[MarkLogic Dev General] Large documents
michael.blakeley at marklogic.com
Wed Jun 30 11:05:33 PDT 2010
MarkLogic Server is a general-purpose database.
You can store 110-MB documents in MarkLogic Server. You can store
documents that are even larger than that. There is nothing particularly
difficult about it.
On 2010-06-30 10:58, Thomas Goossens wrote:
> Thanks Geert, Danny, Michael, Kelly for your answers,
> I admit that it is not a good idea to handle huge XML documents that are not more than a long list of entities -which could be stored in individual documents.. It is not what I was thinking of.
> There are however some cases where one can want to store very large documents, at least temporarily. For example in aeronautics there are AMM (Aircraft Maintenance Manuals) which can reach the gigabyte. They are indeed the result of an assembly of smaller parts. But one can want to store such documents and do some processing on them.
> Anyway from your answers I understand that it is not an easy task to do that with ML. Fragments seem really too complex and limiting. And if one has to tune some memory limit, I suppose it means that this limit depends on the size of the document [so in practice it can mean administrator overhead].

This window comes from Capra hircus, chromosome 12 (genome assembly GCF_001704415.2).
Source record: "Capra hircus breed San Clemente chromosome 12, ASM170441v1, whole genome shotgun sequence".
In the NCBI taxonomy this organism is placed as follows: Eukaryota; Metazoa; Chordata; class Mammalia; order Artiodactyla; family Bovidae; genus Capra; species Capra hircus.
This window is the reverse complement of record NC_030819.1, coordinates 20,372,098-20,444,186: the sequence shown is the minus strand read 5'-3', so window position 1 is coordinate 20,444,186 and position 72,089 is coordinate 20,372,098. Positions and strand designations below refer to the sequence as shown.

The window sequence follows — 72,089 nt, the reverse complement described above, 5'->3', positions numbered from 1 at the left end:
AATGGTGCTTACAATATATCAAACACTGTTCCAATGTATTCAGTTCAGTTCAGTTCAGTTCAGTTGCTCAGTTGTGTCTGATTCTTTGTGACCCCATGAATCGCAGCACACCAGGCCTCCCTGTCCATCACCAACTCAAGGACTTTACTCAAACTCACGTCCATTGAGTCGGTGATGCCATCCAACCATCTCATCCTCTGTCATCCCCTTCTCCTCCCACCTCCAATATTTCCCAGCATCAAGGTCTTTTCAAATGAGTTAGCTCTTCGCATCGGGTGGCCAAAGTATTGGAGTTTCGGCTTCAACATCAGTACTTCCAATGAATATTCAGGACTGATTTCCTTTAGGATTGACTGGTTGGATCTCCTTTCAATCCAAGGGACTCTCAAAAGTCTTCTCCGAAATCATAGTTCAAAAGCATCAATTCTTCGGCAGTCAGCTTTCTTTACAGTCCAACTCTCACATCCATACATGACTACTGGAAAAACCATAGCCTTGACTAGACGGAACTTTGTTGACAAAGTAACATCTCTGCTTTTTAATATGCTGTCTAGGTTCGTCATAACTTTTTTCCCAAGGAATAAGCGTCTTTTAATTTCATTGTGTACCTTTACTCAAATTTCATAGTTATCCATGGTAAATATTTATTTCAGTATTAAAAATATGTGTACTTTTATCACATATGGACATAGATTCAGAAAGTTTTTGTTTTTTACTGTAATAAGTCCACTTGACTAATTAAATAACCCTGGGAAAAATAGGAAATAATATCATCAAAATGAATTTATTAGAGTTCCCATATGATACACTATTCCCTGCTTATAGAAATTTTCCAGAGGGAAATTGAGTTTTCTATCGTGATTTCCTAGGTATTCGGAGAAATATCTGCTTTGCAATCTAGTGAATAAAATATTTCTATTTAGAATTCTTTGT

> From all this I conclude that MarkLogic is a high-end CMS, rather than a general-purpose XML database. Am I correct?
> FYI, I have been able to store the 110 Mb XMark document without difficulties in the following products: BaseX, Qizx, eXist, MonetDb, Sedna, and even BDB XML.
> On Wed, Jun 30, 2010 at 7:52 AM, Geert Josten<Geert.Josten at daidalos.nl<mailto:Geert.Josten at daidalos.nl>> wrote:
> Hi Thomas,
> The question how has already been sufficiently answered by the Mark Logic experts. But it might be worthwhile to elaborate a bit more on *why* MarkLogic Server works this way.
> You should know that MarkLogic Server is highly focussed on searching. Michael mentions that MarkLogic Server is document-oriented. What he means by that is that when you do a search, MarkLogic Server can return results quickest if you have documents as search results. To be more accurate, the search indexes are fragment-based, so that is why you can use fragmentation to optimize searching without necessarily needing to physically split your large doc into smaller ones. It also loads one fragment at a time into memory if it needs further processing for rendering. That is the reason why you don't want to put a 30 mb doc as a single fragment into its database. To put it short: it is always best to fragment your content to match the way(s) you want to search through your content, and to keep fragments small to keep rendering of search results light and quick..
> Kind regards,
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